This post comes courtesy of the fantastic Trisha Miller of That Dang Vegan. In addition to being extremely passionate about animals and the vegan lifestyle, Trisha is also an avid gamer and I was thrilled when she approached me about writing a piece for Gamerwife.
There was a time not so long ago when video games were not so widely accepted by the mainstream audience. It used to be assumed that only “nerds” would enjoy playing games for 12 hours per day. Of course, this is no longer the case. Gamers come in all shapes and sizes as well as a large variant in casual or extreme players. The fact that video games have been created to fit almost every genre and art style imaginable entices endless amounts of people to start gaming everyday.
But what if I’m afraid that video games will take over my life? What makes a person want to play from dusk til dawn? And what will happen if I don’t want to do anything else anymore? How will I know that I’m addicted?
What Does the Word Addiction Mean?
When we think of an addiction, most of us think of drug addicts or alcoholics. We think of someone who is helpless to control their addiction because they are being controlled by the chemical substances they put into their bodies. Their bodies have learned to adapt to the abuse they are putting them through. Furthermore, their brains are being manipulated into sending out rewarding chemicals, which make the body feel good.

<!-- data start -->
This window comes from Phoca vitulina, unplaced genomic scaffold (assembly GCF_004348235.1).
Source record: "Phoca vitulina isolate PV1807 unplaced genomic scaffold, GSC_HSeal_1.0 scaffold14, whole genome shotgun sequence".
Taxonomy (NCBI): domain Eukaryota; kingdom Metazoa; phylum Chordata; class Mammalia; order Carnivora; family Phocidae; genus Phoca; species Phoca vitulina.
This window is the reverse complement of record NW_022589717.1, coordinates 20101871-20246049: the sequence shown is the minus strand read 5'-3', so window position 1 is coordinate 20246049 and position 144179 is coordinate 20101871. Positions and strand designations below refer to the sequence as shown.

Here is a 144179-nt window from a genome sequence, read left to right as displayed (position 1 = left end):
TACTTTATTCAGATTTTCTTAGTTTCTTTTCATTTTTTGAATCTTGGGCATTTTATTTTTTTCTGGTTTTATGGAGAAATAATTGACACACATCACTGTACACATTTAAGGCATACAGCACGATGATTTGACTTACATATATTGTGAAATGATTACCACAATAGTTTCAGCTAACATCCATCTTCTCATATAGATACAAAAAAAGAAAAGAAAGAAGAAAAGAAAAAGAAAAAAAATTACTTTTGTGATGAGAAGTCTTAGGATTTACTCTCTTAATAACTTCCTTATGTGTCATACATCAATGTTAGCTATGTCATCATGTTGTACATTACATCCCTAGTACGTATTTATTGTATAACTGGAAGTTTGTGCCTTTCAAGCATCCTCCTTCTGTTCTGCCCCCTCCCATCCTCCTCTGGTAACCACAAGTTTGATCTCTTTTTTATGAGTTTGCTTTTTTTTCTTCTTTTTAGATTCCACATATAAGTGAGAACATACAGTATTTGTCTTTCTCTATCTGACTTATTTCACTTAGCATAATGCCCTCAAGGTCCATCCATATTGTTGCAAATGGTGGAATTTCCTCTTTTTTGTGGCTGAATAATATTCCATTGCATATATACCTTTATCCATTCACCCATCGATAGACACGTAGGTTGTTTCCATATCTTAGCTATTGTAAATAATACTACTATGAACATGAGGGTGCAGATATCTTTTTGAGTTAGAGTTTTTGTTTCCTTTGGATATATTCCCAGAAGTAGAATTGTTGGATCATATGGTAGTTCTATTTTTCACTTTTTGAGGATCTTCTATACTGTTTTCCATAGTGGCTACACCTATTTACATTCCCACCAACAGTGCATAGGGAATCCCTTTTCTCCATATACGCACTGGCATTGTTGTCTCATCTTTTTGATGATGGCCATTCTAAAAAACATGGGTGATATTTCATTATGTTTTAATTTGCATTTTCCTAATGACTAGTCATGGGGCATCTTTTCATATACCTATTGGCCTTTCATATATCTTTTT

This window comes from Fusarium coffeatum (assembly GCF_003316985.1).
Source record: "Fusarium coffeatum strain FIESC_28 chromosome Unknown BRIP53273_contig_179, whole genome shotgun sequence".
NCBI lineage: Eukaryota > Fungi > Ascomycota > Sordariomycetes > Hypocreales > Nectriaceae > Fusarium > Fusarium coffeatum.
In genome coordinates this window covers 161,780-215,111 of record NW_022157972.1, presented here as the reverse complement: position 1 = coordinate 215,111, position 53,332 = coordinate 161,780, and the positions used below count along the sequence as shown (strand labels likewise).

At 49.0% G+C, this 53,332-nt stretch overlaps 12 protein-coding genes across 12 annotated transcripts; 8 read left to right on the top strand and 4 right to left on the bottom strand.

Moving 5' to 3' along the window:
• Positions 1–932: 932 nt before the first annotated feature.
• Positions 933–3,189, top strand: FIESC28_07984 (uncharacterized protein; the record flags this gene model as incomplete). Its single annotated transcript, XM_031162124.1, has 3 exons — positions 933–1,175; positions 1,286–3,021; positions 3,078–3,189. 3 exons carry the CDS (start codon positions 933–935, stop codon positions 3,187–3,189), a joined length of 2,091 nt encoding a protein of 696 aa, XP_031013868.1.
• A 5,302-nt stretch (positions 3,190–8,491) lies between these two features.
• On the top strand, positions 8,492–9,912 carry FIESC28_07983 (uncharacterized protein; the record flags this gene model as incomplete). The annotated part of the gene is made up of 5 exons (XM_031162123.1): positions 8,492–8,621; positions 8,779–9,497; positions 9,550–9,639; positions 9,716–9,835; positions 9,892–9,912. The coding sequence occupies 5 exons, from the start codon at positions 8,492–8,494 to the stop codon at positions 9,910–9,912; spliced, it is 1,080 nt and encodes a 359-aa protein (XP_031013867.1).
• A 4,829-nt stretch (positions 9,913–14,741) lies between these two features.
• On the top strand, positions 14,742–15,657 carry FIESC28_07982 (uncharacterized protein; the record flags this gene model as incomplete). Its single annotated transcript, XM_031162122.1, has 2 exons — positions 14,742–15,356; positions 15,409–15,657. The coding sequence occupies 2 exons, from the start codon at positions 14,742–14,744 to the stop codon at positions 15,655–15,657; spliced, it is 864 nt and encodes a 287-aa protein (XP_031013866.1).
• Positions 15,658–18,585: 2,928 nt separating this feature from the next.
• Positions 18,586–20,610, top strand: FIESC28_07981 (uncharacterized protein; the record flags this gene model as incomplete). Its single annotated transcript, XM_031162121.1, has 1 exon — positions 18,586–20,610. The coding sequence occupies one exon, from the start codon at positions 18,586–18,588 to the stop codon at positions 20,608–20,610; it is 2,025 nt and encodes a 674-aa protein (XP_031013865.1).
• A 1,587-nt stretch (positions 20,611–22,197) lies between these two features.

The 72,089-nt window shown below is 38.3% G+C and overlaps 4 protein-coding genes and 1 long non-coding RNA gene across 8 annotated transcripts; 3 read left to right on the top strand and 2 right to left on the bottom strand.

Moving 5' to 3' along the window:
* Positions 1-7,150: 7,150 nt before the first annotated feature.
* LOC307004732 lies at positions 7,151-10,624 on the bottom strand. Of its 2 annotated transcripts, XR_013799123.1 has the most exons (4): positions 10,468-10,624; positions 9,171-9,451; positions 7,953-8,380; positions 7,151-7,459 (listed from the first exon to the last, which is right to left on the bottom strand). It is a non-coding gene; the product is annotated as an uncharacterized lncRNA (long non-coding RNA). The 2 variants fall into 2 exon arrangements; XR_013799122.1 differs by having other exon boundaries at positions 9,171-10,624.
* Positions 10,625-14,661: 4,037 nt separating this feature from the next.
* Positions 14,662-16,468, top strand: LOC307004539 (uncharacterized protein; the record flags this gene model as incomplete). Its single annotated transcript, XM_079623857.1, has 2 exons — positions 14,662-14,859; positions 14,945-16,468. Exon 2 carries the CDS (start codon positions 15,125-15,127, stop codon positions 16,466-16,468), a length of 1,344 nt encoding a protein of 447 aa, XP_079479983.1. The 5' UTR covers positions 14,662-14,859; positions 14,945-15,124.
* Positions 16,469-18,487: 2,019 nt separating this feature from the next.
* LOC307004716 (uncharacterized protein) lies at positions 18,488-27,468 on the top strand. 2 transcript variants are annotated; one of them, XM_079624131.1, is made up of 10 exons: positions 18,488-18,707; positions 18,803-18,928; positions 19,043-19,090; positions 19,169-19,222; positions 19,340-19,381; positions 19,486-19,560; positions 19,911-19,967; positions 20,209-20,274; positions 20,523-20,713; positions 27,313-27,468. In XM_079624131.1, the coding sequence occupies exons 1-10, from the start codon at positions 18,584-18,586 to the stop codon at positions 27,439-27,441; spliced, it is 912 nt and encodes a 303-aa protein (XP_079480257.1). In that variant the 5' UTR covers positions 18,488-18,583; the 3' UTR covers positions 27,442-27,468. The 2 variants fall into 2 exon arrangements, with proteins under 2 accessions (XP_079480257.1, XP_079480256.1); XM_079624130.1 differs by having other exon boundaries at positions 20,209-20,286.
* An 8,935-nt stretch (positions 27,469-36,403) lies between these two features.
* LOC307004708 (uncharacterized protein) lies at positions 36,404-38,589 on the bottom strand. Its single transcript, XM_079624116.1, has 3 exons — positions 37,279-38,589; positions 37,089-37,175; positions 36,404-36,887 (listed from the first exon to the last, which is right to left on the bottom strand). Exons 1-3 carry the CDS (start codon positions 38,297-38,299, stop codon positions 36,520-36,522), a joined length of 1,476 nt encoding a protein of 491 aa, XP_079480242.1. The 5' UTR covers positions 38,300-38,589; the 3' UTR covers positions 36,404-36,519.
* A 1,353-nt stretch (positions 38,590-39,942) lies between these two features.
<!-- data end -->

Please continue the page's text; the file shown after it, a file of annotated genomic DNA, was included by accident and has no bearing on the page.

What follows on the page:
However, The word “addiction” is not necessarily a medical term. It’s more of a cultural and casual term we use to describe someone who does something too much. This word is thrown around an unfair amount in the media in order to provide a scare or shock value to certain stories. Yet, the term “addiction” does carry some weight to us. Of course, it truly does mean something when used in conjunction with alcohol or drugs, but if you really think about it, saying someone has an “addiction” doesn’t really mean anything.
For example, taking a friend to the doctor and telling them, “my friend is addicted to drugs” doesn’t give them any medical information. Yes, they understand that the person uses drugs to a dangerous extent, but what of the condition of their mind and body? A medical examination would need to be performed in order to determine such aspects of a person’s mental and physical health.